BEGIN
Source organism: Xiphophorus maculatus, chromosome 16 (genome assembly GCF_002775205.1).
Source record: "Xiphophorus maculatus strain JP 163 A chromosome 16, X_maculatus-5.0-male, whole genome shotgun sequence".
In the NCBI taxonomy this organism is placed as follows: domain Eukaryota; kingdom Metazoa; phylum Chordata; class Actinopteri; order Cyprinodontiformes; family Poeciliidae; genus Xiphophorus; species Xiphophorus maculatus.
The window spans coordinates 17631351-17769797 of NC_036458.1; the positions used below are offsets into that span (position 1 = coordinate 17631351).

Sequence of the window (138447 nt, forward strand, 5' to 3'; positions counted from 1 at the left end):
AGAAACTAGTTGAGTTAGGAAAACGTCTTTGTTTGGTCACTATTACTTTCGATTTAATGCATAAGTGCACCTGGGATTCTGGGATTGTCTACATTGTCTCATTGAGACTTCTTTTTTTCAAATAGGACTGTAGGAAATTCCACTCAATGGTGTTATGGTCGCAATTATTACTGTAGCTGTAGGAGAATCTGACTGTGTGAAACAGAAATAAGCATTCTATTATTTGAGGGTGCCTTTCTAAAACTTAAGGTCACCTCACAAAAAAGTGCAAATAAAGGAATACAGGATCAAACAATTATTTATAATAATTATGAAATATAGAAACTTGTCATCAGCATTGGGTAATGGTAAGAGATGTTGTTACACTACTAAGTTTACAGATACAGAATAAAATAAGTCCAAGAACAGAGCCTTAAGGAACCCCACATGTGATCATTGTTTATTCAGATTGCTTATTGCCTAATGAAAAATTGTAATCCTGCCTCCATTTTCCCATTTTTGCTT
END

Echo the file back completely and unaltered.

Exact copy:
Source organism: Xiphophorus maculatus, chromosome 16 (genome assembly GCF_002775205.1).
Source record: "Xiphophorus maculatus strain JP 163 A chromosome 16, X_maculatus-5.0-male, whole genome shotgun sequence".
In the NCBI taxonomy this organism is placed as follows: domain Eukaryota; kingdom Metazoa; phylum Chordata; class Actinopteri; order Cyprinodontiformes; family Poeciliidae; genus Xiphophorus; species Xiphophorus maculatus.
The window spans coordinates 17631351-17769797 of NC_036458.1; the positions used below are offsets into that span (position 1 = coordinate 17631351).

Sequence of the window (138447 nt, forward strand, 5' to 3'; positions counted from 1 at the left end):
AGAAACTAGTTGAGTTAGGAAAACGTCTTTGTTTGGTCACTATTACTTTCGATTTAATGCATAAGTGCACCTGGGATTCTGGGATTGTCTACATTGTCTCATTGAGACTTCTTTTTTTCAAATAGGACTGTAGGAAATTCCACTCAATGGTGTTATGGTCGCAATTATTACTGTAGCTGTAGGAGAATCTGACTGTGTGAAACAGAAATAAGCATTCTATTATTTGAGGGTGCCTTTCTAAAACTTAAGGTCACCTCACAAAAAAGTGCAAATAAAGGAATACAGGATCAAACAATTATTTATAATAATTATGAAATATAGAAACTTGTCATCAGCATTGGGTAATGGTAAGAGATGTTGTTACACTACTAAGTTTACAGATACAGAATAAAATAAGTCCAAGAACAGAGCCTTAAGGAACCCCACATGTGATCATTGTTTATTCAGATTGCTTATTGCCTAATGAAAAATTGTAATCCTGCCTCCATTTTCCCATTTTTGCTT